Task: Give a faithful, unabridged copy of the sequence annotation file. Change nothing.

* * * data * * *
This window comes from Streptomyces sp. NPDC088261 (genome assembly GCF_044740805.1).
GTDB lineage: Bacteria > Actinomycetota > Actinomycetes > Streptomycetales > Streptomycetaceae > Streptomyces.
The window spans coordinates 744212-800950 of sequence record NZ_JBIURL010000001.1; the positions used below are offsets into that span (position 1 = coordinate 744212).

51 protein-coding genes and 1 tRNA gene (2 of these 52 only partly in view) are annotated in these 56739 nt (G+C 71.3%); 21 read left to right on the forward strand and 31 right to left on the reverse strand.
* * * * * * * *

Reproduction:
This window comes from Streptomyces sp. NPDC088261 (genome assembly GCF_044740805.1).
GTDB lineage: Bacteria > Actinomycetota > Actinomycetes > Streptomycetales > Streptomycetaceae > Streptomyces.
The window spans coordinates 744212-800950 of sequence record NZ_JBIURL010000001.1; the positions used below are offsets into that span (position 1 = coordinate 744212).

51 protein-coding genes and 1 tRNA gene (2 of these 52 only partly in view) are annotated in these 56739 nt (G+C 71.3%); 21 read left to right on the forward strand and 31 right to left on the reverse strand.